Here are Steve Chu’s prepared remarks from the DOE website:
Tomorrow morning, I’ll be appearing before the House Energy and Commerce Committee to discuss the choice we face in competing for the clean energy jobs of tomorrow. I know that many of you share my strong feelings on this crucial issue, so I wanted to share my testimony with you. What follows are my remarks, as I have prepared them for delivery:
Thank you Chairman Stearns, Ranking Member DeGette, and members of the Subcommittee for the opportunity to speak with you today.
Investments in clean energy reached a record $243 billion last year. Solar photovoltaic systems alone represent a global market worth more than $80 billion today. In the coming decades, the clean energy sector is expected to grow by hundreds of billions of dollars. We are in a fierce global race to capture this market.
In the past year and a half, the China Development Bank has offered more than $34 billion in credit lines to China’s solar companies. China is not alone: To strengthen their countries’ competitiveness, governments around the world are providing strong support to their clean energy industries. Germany and Canada operate government-backed clean energy lending programs, and more than 50 countries offer some type of public financing for clean energy projects.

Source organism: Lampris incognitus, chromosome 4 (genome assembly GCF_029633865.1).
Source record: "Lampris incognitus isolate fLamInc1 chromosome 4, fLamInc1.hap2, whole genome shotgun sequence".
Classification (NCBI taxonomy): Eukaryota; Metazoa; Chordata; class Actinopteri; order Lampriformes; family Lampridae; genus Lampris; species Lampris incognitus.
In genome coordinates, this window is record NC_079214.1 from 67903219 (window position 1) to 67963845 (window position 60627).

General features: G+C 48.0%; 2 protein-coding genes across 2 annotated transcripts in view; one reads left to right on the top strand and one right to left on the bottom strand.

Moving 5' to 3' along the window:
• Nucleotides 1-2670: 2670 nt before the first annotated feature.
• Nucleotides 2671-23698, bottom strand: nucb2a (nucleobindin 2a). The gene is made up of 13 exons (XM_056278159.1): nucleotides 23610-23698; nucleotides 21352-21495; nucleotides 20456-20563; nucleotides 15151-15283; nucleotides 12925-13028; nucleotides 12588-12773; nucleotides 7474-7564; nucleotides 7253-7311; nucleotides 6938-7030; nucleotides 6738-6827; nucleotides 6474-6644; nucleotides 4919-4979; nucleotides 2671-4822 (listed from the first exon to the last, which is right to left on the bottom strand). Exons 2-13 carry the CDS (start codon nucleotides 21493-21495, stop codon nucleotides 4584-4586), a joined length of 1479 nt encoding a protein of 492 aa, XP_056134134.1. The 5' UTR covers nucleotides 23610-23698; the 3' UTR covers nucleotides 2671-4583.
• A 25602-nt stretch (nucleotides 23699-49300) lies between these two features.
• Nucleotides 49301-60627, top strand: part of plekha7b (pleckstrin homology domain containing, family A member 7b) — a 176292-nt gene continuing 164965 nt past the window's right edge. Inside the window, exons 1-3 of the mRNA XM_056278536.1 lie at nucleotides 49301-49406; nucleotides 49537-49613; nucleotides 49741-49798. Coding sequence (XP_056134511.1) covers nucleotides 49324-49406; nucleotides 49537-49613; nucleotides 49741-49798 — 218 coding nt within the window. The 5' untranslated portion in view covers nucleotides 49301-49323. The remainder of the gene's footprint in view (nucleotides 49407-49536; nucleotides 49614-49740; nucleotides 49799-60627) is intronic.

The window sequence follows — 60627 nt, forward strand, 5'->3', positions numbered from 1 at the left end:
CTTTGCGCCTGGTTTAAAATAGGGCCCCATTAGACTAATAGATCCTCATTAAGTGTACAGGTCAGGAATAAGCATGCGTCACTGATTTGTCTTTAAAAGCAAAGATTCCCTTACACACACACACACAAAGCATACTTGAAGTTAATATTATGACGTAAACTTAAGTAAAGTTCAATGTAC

In the United States, Congress established the Section 1703 and 1705 loan guarantee programs as well as the Advanced Technology Vehicles Manufacturing Program — all of which provide support to cutting-edge clean energy industries that involve technology and market risks. In doing so, Congress appropriated nearly $10 billion to cover potential losses in our total loan portfolio, thereby acknowledging and ensuring that the inherent risks of funding new and innovative technologies were recognized and accounted for in the budget. We appreciate the support the loan programs have received from many members of Congress — including nearly 500 letters to the Department — who have urged us to accelerate our efforts and to fund worthy projects in their states.
Through the loan programs, the Energy Department is supporting 38 clean energy projects that are expected to employ more than 60,000 Americans, generate enough clean electricity to power nearly 3 million homes and displace more than 300 million gallons of gasoline annually. These important investments are helping to make America more competitive in the global clean energy economy.